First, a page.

a journal - cycling, sociology, social media

Sunday 13 August 2017

Origins of Ironman

This week a quick look back at the origins of the Ironman triathlon before my next blog which will be a conversation with Ironman triathlete Craig Stevenson who (apart from being a really nice guy) just happens to be a sports physiologist, biomechanist and an expert coach.

I researched Ironman for my undergradute degree dissertation and I have previously written about why people take on the challenge of Ironman Here WhyIronman and on the reasons why Ironman triathlon finishers often feel compelled to get tatoos to commemorate their completion of the event Here MDots

The M Dot (above) is the symbol and trade mark of the Ironman triathlon taken from the Ironman Corporation logo, a dot on top of a letter M. The dot is intended to represent the head of an athlete and the M the body, signifying the need to have physical fitness and psychological strength in order to complete the event.

Although the first Ironman triathlon took place in Hawai in 1978, the sport of triathlon first emerged in 1974 with the running of what was to become an annual event at Mission Bay in San Diego, California - where else? The first event was held on the 25th September 1974 and consisted of a 500 yard swim a 6 mile bike and a 6 mile run. There were 46 participants in the first event included a couple called John and Judy Collins along with their son Michael.

Four years later US navy Commander Collins then stationed in Hawaii came up with the idea and format for the most famous race in triathlon, the event that would eventually develop in to the Ironman World Championships. Collins devised the event to settle the argument at the Wakiki Swim Club awards evening as to who were the fittest athletes swimmers, cyclists or runners. The courses for three existing events were combined: the 2.4 mile Wakiki open water swim, the 112 mile Oahu around the island bike race and the Honolulu marathon. At that time nobody was even sure if anyone was capable of racing over such distances and the event was seen at the time as being at the limit of human endurance.

                                        A trophy was made for the first event and it was decided to call the winner 'The Ironman'

Kudos to Harold Irving for getting round, a decent swimmer but lets not talk about his cycling and running - that must have been one long day out!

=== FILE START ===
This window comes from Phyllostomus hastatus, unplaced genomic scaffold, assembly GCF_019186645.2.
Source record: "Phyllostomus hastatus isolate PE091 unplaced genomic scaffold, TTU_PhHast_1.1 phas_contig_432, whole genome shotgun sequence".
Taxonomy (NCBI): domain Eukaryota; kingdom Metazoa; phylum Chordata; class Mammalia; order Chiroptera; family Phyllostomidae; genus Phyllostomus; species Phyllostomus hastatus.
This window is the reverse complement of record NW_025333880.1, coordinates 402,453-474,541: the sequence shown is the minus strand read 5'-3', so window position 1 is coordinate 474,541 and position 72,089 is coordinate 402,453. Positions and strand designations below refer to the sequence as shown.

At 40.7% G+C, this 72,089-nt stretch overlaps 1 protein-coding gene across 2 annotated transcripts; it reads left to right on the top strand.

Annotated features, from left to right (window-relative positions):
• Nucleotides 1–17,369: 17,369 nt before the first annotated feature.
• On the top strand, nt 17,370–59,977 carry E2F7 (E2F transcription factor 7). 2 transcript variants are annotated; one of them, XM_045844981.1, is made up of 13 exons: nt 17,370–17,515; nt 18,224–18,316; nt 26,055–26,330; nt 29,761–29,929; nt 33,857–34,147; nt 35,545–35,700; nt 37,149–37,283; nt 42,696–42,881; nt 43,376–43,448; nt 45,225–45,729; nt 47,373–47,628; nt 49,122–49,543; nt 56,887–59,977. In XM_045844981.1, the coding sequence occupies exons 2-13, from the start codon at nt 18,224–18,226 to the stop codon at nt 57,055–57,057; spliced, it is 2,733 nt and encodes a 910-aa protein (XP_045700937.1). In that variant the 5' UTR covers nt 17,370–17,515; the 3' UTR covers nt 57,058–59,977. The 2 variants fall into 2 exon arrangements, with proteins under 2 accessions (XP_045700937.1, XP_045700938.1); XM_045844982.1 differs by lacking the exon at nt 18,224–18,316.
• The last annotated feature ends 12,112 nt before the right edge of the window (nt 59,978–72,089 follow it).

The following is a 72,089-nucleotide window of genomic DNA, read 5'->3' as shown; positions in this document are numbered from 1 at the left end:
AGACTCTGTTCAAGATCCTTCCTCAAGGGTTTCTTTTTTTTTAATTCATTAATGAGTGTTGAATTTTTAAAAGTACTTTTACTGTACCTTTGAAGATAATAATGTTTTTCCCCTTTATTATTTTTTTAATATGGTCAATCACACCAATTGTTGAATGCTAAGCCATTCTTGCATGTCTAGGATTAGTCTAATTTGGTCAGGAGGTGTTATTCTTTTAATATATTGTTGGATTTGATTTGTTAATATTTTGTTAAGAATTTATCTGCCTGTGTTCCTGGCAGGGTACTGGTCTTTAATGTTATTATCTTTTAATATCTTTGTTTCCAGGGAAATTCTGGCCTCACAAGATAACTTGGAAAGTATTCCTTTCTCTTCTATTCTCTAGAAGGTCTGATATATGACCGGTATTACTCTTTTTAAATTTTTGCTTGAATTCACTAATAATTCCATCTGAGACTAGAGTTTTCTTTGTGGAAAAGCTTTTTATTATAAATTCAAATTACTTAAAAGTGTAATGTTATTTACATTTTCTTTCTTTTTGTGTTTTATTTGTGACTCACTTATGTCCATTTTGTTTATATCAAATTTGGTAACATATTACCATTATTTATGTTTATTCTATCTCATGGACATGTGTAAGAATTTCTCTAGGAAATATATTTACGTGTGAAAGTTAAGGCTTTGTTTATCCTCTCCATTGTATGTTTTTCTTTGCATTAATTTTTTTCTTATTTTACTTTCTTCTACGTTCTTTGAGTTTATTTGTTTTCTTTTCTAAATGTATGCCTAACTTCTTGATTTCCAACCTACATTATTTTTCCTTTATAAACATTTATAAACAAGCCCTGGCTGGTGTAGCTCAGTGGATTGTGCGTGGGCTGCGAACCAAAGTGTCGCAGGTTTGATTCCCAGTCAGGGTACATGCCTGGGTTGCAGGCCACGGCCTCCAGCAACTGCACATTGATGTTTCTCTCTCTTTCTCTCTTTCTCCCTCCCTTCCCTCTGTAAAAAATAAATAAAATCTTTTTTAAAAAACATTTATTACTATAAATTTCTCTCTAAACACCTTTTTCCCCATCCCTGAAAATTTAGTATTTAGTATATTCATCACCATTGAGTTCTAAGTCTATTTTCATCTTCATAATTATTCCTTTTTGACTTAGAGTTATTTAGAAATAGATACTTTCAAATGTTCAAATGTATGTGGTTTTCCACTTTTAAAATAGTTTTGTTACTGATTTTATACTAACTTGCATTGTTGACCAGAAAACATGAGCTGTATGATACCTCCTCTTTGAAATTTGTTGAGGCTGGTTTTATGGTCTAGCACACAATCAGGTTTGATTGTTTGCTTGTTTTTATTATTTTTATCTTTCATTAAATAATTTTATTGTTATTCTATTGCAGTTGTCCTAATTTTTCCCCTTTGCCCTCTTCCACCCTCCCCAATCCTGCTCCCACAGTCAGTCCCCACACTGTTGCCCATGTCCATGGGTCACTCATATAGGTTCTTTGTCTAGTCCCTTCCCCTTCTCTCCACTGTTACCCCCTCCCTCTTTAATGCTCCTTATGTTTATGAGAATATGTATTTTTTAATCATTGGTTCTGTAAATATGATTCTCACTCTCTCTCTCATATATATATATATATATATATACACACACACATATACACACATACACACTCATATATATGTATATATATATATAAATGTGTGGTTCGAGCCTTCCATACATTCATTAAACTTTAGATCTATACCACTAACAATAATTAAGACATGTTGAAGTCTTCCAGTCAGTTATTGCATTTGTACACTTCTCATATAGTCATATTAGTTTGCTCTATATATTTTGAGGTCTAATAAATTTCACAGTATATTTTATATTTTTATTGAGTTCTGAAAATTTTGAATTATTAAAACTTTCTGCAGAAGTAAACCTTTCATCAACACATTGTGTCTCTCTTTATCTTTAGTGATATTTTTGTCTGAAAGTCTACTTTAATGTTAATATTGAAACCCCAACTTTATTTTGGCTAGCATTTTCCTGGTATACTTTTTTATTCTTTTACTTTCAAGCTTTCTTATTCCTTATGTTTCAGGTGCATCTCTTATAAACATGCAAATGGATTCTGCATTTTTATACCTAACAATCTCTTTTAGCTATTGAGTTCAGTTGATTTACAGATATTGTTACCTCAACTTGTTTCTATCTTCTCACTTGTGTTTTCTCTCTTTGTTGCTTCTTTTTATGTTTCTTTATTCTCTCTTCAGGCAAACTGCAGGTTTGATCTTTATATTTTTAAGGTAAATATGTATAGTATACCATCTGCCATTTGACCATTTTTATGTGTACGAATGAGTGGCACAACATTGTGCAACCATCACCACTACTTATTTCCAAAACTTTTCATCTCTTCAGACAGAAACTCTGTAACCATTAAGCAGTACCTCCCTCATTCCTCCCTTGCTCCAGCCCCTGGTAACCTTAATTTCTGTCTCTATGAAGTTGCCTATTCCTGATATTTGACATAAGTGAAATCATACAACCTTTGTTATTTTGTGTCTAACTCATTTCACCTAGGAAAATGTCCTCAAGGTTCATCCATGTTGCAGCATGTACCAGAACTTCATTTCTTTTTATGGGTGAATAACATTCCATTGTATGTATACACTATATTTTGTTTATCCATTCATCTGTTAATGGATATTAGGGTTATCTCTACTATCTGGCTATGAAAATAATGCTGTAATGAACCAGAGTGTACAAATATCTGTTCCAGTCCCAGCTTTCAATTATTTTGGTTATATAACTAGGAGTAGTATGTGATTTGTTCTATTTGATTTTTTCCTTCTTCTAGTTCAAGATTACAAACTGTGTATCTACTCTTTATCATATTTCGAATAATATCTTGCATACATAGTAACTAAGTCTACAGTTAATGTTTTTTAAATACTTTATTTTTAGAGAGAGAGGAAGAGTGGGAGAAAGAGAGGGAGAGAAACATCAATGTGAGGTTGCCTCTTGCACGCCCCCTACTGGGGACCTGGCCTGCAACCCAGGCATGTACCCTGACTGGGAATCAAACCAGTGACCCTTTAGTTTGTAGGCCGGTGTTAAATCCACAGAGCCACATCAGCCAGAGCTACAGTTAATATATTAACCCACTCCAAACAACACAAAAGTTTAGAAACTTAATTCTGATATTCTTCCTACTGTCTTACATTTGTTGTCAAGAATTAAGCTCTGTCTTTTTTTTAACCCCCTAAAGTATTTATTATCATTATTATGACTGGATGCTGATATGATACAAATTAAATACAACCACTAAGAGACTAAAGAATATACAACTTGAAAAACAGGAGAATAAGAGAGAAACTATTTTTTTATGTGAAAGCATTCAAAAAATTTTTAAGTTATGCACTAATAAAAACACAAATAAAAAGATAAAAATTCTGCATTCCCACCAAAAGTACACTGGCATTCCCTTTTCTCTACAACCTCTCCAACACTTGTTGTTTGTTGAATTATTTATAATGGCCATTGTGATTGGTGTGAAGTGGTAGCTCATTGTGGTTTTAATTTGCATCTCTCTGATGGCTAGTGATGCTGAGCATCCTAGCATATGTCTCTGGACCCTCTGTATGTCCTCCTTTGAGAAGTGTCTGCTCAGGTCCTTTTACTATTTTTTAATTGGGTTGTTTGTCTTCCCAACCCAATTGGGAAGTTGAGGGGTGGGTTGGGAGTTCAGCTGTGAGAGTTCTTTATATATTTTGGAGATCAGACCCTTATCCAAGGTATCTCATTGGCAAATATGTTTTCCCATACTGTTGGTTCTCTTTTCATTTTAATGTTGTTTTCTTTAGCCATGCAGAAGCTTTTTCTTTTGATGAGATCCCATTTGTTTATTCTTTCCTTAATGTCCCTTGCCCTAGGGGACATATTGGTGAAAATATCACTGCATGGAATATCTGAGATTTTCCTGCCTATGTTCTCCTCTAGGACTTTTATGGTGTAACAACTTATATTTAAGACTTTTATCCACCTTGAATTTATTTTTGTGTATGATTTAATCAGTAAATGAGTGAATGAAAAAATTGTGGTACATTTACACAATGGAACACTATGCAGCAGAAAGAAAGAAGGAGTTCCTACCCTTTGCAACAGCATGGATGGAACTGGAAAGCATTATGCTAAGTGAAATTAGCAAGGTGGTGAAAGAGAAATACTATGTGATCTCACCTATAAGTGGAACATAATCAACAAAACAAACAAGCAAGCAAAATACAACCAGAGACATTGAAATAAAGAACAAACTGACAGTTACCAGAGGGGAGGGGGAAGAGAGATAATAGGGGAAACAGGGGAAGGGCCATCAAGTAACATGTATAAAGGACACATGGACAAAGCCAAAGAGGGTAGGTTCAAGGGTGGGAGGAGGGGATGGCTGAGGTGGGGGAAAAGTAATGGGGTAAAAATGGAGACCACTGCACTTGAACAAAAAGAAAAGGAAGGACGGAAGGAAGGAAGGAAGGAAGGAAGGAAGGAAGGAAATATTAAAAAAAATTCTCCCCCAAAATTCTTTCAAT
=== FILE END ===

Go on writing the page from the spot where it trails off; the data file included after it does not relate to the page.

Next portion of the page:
Fifteen athletes entered the first event but only twelve managed to finish. The result came down to a battle on the run between John Dunbar a former US navy seal and another navy man Gordon Haller. Dunbar led for most of the race, but he became dehydrated during the run and as his support crew had run out of water they decided it would be a good idea to give him beer instead (competitors at the first event were required to have their own support crews and supply their own nutrition and hydration). Within minutes Dunbar became drunk and delirious and began stumbling in to parked cars. Gordon Haller took the opportunity to take the lead and he pulled away from Dunbar twenty one miles in to the run and went on to take the win, covering the last five miles in a remarkable thirty one minutes.

                       John Dunbar takes a bottle during the bike leg - if he had stayed off the beer he might have won

                                     Gordon Haller - the first ever 'Ironman'  built like a swimmer but he could ride and run too - no wetsuits in 1978

In the 1978 inagural Ironman winner Gordon Haller completed the race distance in 11.46.58 posting a 1 hour 20 min swim, 6 hours 56 minutes for the 112 mile bike and a pretty respectable 3 hours 30 minutes for the 26.2 mile run. Event founder John Collins managed a time of 17 hours 24 minutes to finish in 9th place - a time which today would not be counted as a 'finish' as 17 hours is now the maximum time allowed.

Just to put Gordon Hallers splits in the context of a recent performance in May of this year British triathlete Tim Don set a new record time for an Ironman branded event of 7 hour 40 minutes and 24 seconds at Ironman South America in Florianopolis, Brazil. The former olympic distance competitor completed the 2.4 mile swim in 44 minutes the 112 mile bike in an incredible 4.06.56 and finished the race with a 2.44.46 in the marathon.

Tim Don fnishes at IM Florianopolis, Brazil

Clearly improvements in equipment, nutrition and technology have all played a part in the trend for ever faster times at Ironman (and in other endurance events) but so too have improved training techniques. In my next blog there will be some insights in to what it takes to be quick at Ironman from current competitive triathlete and coach Craig Stevenson. 

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